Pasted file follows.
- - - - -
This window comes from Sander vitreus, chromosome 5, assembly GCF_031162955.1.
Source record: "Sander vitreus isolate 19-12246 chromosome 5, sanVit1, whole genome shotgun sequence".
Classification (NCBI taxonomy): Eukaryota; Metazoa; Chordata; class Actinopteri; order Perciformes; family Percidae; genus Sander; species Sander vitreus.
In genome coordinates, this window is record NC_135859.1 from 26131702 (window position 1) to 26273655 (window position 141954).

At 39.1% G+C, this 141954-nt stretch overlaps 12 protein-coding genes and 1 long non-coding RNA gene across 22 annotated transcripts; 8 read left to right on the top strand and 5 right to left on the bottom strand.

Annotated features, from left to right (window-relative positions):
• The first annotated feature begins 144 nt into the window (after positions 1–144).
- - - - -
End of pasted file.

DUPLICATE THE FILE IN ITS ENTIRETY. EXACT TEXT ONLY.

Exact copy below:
This window comes from Sander vitreus, chromosome 5, assembly GCF_031162955.1.
Source record: "Sander vitreus isolate 19-12246 chromosome 5, sanVit1, whole genome shotgun sequence".
Classification (NCBI taxonomy): Eukaryota; Metazoa; Chordata; class Actinopteri; order Perciformes; family Percidae; genus Sander; species Sander vitreus.
In genome coordinates, this window is record NC_135859.1 from 26131702 (window position 1) to 26273655 (window position 141954).

At 39.1% G+C, this 141954-nt stretch overlaps 12 protein-coding genes and 1 long non-coding RNA gene across 22 annotated transcripts; 8 read left to right on the top strand and 5 right to left on the bottom strand.

Annotated features, from left to right (window-relative positions):
• The first annotated feature begins 144 nt into the window (after positions 1–144).